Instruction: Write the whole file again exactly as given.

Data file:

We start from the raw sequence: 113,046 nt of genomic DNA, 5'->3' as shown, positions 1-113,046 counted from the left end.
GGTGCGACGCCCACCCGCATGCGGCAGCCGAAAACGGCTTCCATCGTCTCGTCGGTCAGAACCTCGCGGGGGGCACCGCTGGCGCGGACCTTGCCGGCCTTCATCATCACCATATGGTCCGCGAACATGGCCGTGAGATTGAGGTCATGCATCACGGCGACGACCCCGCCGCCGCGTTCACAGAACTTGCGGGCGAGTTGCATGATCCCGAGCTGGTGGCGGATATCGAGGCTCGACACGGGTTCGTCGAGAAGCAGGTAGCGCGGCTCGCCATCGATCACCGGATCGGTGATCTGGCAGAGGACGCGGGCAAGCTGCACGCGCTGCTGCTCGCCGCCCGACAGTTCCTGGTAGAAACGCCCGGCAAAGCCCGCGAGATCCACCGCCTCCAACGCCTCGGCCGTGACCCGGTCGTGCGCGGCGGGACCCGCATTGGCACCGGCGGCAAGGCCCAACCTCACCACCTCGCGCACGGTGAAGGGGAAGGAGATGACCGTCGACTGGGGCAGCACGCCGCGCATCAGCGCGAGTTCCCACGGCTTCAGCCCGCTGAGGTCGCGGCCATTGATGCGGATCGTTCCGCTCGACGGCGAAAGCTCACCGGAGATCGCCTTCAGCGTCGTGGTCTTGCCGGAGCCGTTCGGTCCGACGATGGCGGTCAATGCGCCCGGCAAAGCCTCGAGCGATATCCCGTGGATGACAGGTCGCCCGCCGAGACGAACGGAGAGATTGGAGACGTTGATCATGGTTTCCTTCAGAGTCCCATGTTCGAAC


We start from the raw sequence: 113,046 nt of genomic DNA, 5'->3' as shown, positions 1-113,046 counted from the left end.
GGTGCGACGCCCACCCGCATGCGGCAGCCGAAAACGGCTTCCATCGTCTCGTCGGTCAGAACCTCGCGGGGGGCACCGCTGGCGCGGACCTTGCCGGCCTTCATCATCACCATATGGTCCGCGAACATGGCCGTGAGATTGAGGTCATGCATCACGGCGACGACCCCGCCGCCGCGTTCACAGAACTTGCGGGCGAGTTGCATGATCCCGAGCTGGTGGCGGATATCGAGGCTCGACACGGGTTCGTCGAGAAGCAGGTAGCGCGGCTCGCCATCGATCACCGGATCGGTGATCTGGCAGAGGACGCGGGCAAGCTGCACGCGCTGCTGCTCGCCGCCCGACAGTTCCTGGTAGAAACGCCCGGCAAAGCCCGCGAGATCCACCGCCTCCAACGCCTCGGCCGTGACCCGGTCGTGCGCGGCGGGACCCGCATTGGCACCGGCGGCAAGGCCCAACCTCACCACCTCGCGCACGGTGAAGGGGAAGGAGATGACCGTCGACTGGGGCAGCACGCCGCGCATCAGCGCGAGTTCCCACGGCTTCAGCCCGCTGAGGTCGCGGCCATTGATGCGGATCGTTCCGCTCGACGGCGAAAGCTCACCGGAGATCGCCTTCAGCGTCGTGGTCTTGCCGGAGCCGTTCGGTCCGACGATGGCGGTCAATGCGCCCGGCAAAGCCTCGAGCGATATCCCGTGGATGACAGGTCGCCCGCCGAGACGAACGGAGAGATTGGAGACGTTGATCATGGTTTCCTTCAGAGTCCCATGTTCGAAC